So, we will have to abandon hopes of being a drop-in replacement for basic_string.  But, really, this isn't too bad -- there's only three other libraries in the STL that require the use of basic_string!  The first is in locale, and hardly anyone uses C++'s built-in locales anyways, favoring OS functionality.  The second is the bitset container, which hardly anyone uses either.  The third is its use as a backing store for stringstreams and as the stringbuf wrapper that is the foundation of iostream, and this is a bigger loss.

   The loss of direct compatibility with stringbuf is a big pain.  However, when you're getting to I/O, you need to have already converted your string to the encoding your user is expecting -- we shouldn't expect a prompt expecting ASCII to be able to deal with a stream of UCS-2 characters!  So, it's perfectly okay if stringbuf is left alone, as long as we find a way to convert strings between different encodings.  So, stringstreams are the only real loss, and we can make our own stringstream, if need be.  (Thanks to templates, we may be able to avoid having to re-invent the wheel, which is always good.)

   I'm going to start with policy-based design, which Alexandrescu introduced a few years ago in Modern C++ Design.  (Actually, the STL beat him to the punch by using allocators as a template argument for most of its containers, but he popularized its use for general customization.) In fact, he already demonstrated policy-based design in a CUJ article a year or two ago by making a basic_string replacement that allowed customizing copy-on-write semantics -- but I'm a bit more ambitious :)

   My first stab at the class will be based directly off our most recent definition of string -- an encoding, and an ordered sequence of bits:

namespace rmlibs {

namespace encodings {
/* ... utf8, iso8859_1, big5, mac_roman, etc. go here ... */

namespace backing_stores {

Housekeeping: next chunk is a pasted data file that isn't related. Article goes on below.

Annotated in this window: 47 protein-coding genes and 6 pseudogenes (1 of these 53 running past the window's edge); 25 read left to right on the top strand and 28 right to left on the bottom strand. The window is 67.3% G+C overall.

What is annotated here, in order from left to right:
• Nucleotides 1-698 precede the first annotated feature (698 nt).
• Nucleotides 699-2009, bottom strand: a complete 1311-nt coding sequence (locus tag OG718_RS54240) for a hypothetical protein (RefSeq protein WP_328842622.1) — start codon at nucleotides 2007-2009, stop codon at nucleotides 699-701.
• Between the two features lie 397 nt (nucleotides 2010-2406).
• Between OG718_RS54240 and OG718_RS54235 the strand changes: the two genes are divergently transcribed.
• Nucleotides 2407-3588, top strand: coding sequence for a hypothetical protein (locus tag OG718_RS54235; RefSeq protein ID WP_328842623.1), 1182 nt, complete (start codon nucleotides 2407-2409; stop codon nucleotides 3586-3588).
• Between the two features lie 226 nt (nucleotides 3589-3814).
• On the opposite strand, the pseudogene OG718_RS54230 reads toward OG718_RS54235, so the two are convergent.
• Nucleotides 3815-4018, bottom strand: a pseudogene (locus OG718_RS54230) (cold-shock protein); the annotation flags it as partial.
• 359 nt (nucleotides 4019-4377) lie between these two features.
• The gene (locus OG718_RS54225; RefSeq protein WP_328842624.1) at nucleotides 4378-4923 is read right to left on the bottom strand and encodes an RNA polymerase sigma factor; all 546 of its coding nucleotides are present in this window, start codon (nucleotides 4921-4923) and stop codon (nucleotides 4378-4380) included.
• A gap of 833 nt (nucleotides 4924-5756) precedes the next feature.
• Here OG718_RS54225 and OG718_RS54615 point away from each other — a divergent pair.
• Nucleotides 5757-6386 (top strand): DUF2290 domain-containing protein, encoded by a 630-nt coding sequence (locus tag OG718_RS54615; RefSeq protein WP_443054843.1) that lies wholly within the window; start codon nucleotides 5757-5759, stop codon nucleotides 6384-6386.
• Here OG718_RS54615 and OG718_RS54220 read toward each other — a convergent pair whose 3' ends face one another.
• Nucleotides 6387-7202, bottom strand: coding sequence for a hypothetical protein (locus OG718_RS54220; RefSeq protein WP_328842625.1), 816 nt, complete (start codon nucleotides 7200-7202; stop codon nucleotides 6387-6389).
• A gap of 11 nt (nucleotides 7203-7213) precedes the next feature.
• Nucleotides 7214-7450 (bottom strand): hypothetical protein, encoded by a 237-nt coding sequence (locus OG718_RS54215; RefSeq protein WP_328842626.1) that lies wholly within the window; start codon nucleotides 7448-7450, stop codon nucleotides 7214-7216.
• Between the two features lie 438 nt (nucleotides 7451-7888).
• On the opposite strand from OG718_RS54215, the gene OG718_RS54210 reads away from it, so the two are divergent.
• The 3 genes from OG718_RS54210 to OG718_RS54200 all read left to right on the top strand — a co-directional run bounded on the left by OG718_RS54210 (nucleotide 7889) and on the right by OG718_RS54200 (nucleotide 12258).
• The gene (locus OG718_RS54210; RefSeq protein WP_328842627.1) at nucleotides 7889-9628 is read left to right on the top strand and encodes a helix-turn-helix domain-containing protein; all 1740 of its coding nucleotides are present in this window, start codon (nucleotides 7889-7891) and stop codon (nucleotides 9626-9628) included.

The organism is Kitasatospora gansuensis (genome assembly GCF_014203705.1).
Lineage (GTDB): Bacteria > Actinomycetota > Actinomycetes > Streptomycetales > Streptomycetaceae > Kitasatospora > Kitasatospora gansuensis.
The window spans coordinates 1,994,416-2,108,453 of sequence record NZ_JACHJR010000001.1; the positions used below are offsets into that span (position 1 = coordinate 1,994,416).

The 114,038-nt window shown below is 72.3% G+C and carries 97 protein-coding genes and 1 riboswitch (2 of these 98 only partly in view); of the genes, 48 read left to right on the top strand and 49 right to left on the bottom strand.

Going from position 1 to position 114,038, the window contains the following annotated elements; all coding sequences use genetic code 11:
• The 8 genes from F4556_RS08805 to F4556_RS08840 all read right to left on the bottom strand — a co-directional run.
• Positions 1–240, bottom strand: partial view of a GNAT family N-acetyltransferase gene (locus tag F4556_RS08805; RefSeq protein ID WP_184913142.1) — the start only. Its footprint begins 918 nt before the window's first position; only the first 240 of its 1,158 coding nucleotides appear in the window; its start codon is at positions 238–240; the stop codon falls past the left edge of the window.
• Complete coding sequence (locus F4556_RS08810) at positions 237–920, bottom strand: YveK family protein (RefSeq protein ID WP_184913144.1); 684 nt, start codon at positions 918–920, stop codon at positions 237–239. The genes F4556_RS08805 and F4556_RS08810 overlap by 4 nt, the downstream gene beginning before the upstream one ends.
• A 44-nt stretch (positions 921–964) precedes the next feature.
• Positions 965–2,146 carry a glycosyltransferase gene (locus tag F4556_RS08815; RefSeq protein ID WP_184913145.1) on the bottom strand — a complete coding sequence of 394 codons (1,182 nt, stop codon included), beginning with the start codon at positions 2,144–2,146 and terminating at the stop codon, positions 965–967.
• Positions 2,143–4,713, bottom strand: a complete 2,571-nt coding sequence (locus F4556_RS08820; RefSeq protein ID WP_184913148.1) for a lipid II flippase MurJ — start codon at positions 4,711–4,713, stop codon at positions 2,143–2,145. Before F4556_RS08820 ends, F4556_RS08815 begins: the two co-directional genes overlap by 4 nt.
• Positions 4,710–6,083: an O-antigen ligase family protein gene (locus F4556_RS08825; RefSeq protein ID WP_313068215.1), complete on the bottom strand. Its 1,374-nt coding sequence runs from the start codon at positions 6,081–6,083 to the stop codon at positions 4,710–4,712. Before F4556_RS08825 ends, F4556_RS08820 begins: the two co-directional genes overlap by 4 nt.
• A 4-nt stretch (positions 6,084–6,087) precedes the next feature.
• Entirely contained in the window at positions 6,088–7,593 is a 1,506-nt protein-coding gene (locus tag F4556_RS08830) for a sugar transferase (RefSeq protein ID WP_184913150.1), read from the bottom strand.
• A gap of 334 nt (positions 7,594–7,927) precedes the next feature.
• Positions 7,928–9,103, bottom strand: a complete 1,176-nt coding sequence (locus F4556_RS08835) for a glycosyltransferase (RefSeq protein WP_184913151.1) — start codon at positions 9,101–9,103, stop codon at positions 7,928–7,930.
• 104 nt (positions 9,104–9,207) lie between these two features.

/* ... string_literal, vector_of_uchars, etc. go here ... */

template <class Encoding, class Bits> class rmstring {
typedef Encoding encoding_type;

Bits _data;


   Not much, but it's a start!

   At this point, I want to reference something I said earlier about I/O -- when you're doing I/O, whether that's taking a string in or sending a string out, your stream of bits needs to have the same encoding as the device you're talking with, or Bad Things happen.  We need some way to denote, inside code, that an encoding change needs to take place.  (Guessing ahead, this will probably be the most tedious part of development -- creating UCS-to-encoding and encoding-to-UCS transitions for each encoding and character set we support.)  I'm going to take a nod from the excellent Boost library here, and make an analogue to their lexical_cast class.

namespace rmlibs {

// these are the major exceptions...

   class missing_symbol;
   class malformed_data;

// ... that are thrown by:

template <typename Target, typename Source> Target encoding_cast(Source str);

   In the near future I'll probably alter this to take only rmstrings as input and output and template on encoding types in/out, since right now it accepts any pair of types -- but this is only a prototype.